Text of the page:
Hundreds of part-time GPs could find themselves facing demands they repay thousands of pounds in seniority pay that they earned as much as five years ago.
Last week the NHS Information Centre released revised estimates for average GP pay, showing that the profession earned more than it was thought between 2004 and 2006.
In 2004/5 the 'final seniority figure' - which is used to calculate seniority entitlement - was £81,000, not £75,000 as previously thought. It increased its 2005/6 figures from £81,000 to £91,000.
Bob Senior, an accountant with Tenon and Association of Independent Specialist Medical Accountants' vice chairman, said that the increase in the figures would mean that 'there could be some GPs who'd thought they were entitled to their full seniority, and it now turns out that they weren't'.
To receive their full seniority pay, a GP has to earn more than two-thirds of the final seniority. Those who earn between one-third and two-thirds are entitled to just 60 per cent of their seniority.
NHS Employers said that, as a result of the changes, 'some PCTs may need to recover overpayments from some practices'.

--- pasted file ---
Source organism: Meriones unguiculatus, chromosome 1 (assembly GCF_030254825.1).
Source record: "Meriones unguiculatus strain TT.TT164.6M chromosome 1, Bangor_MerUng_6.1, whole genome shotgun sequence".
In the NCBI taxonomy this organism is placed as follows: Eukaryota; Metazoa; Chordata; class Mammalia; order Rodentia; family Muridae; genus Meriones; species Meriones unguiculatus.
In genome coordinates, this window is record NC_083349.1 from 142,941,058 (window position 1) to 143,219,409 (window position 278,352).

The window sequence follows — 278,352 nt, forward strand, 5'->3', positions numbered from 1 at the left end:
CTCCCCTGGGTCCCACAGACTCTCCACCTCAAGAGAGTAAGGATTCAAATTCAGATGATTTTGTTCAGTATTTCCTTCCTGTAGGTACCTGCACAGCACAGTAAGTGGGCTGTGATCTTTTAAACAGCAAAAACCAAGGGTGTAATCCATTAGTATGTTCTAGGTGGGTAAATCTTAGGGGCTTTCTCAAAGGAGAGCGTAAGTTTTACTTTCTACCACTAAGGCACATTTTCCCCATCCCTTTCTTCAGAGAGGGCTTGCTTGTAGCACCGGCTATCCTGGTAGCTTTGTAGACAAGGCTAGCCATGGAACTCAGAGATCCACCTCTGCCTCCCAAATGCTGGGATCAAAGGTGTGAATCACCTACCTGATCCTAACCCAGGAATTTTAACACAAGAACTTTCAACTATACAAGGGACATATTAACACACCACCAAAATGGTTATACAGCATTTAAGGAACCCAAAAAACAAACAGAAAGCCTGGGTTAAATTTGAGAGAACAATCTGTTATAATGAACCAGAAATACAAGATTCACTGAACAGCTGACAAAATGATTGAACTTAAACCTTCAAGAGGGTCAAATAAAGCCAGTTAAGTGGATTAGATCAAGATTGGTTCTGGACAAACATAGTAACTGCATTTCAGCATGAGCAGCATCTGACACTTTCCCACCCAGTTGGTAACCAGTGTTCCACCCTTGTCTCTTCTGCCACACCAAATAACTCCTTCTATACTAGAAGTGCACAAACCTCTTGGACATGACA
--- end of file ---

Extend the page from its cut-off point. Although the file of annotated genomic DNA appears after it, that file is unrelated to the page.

Connecting for Health is finalising an application to help PCTs identify where overpayments apply and the amount of money involved.
Mr Senior speculated the clawbacks could hit up to 10 per cent of GPs.
Those most likely to be affected will be part-time partners, whose income is less than two-thirds of the recalculated averages. They would have to repay 40 per cent of their seniority pay for those two years, which could amount to as much as £8,000.
PCTs will likely attempt to recoup the money directly from practices, leaving it to them to reclaim overpayments from the affected partners.